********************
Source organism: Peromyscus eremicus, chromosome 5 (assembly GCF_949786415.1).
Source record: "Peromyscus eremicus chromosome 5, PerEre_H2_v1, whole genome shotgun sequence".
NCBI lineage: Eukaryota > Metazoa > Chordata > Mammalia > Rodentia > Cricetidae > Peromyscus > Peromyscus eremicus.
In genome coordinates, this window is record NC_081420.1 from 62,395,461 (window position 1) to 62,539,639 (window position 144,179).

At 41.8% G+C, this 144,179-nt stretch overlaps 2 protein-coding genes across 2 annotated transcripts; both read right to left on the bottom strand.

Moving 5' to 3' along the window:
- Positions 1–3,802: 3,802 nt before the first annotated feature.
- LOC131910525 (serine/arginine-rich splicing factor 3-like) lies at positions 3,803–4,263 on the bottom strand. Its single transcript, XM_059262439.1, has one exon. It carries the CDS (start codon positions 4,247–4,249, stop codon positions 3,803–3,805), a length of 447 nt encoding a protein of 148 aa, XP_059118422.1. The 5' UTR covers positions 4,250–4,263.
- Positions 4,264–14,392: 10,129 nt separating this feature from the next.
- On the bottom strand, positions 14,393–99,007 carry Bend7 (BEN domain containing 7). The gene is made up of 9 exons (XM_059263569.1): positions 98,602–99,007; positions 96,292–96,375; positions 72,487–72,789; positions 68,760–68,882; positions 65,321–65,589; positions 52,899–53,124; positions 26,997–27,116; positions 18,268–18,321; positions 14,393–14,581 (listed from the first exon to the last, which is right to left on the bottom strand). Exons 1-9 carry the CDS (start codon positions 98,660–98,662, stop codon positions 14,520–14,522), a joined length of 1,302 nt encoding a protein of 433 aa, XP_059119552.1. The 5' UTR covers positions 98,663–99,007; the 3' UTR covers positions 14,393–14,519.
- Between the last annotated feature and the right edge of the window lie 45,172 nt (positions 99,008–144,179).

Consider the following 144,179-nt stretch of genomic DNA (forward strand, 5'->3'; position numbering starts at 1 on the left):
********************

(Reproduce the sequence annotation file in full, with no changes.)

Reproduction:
Source organism: Peromyscus eremicus, chromosome 5 (assembly GCF_949786415.1).
Source record: "Peromyscus eremicus chromosome 5, PerEre_H2_v1, whole genome shotgun sequence".
NCBI lineage: Eukaryota > Metazoa > Chordata > Mammalia > Rodentia > Cricetidae > Peromyscus > Peromyscus eremicus.
In genome coordinates, this window is record NC_081420.1 from 62,395,461 (window position 1) to 62,539,639 (window position 144,179).

At 41.8% G+C, this 144,179-nt stretch overlaps 2 protein-coding genes across 2 annotated transcripts; both read right to left on the bottom strand.

Moving 5' to 3' along the window:
- Positions 1–3,802: 3,802 nt before the first annotated feature.
- LOC131910525 (serine/arginine-rich splicing factor 3-like) lies at positions 3,803–4,263 on the bottom strand. Its single transcript, XM_059262439.1, has one exon. It carries the CDS (start codon positions 4,247–4,249, stop codon positions 3,803–3,805), a length of 447 nt encoding a protein of 148 aa, XP_059118422.1. The 5' UTR covers positions 4,250–4,263.
- Positions 4,264–14,392: 10,129 nt separating this feature from the next.
- On the bottom strand, positions 14,393–99,007 carry Bend7 (BEN domain containing 7). The gene is made up of 9 exons (XM_059263569.1): positions 98,602–99,007; positions 96,292–96,375; positions 72,487–72,789; positions 68,760–68,882; positions 65,321–65,589; positions 52,899–53,124; positions 26,997–27,116; positions 18,268–18,321; positions 14,393–14,581 (listed from the first exon to the last, which is right to left on the bottom strand). Exons 1-9 carry the CDS (start codon positions 98,660–98,662, stop codon positions 14,520–14,522), a joined length of 1,302 nt encoding a protein of 433 aa, XP_059119552.1. The 5' UTR covers positions 98,663–99,007; the 3' UTR covers positions 14,393–14,519.
- Between the last annotated feature and the right edge of the window lie 45,172 nt (positions 99,008–144,179).

Consider the following 144,179-nt stretch of genomic DNA (forward strand, 5'->3'; position numbering starts at 1 on the left):